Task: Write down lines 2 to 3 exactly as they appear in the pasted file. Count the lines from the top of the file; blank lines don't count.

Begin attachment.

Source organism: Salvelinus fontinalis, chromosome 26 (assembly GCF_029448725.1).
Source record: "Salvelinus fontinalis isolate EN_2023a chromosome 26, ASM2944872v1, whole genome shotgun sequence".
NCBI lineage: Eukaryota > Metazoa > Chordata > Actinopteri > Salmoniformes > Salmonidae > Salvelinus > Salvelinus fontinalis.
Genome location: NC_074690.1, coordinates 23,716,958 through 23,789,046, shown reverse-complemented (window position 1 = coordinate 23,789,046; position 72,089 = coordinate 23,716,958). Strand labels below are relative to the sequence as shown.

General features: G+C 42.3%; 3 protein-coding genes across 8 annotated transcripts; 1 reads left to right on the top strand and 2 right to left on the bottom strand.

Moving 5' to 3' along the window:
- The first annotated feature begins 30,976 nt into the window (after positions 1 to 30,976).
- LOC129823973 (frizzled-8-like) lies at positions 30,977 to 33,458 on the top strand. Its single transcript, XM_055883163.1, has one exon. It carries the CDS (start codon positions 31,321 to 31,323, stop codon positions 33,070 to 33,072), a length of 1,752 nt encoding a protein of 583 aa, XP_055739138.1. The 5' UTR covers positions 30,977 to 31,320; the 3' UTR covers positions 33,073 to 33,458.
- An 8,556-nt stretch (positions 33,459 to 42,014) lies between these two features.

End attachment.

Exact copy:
Source record: "Salvelinus fontinalis isolate EN_2023a chromosome 26, ASM2944872v1, whole genome shotgun sequence".
NCBI lineage: Eukaryota > Metazoa > Chordata > Actinopteri > Salmoniformes > Salmonidae > Salvelinus > Salvelinus fontinalis.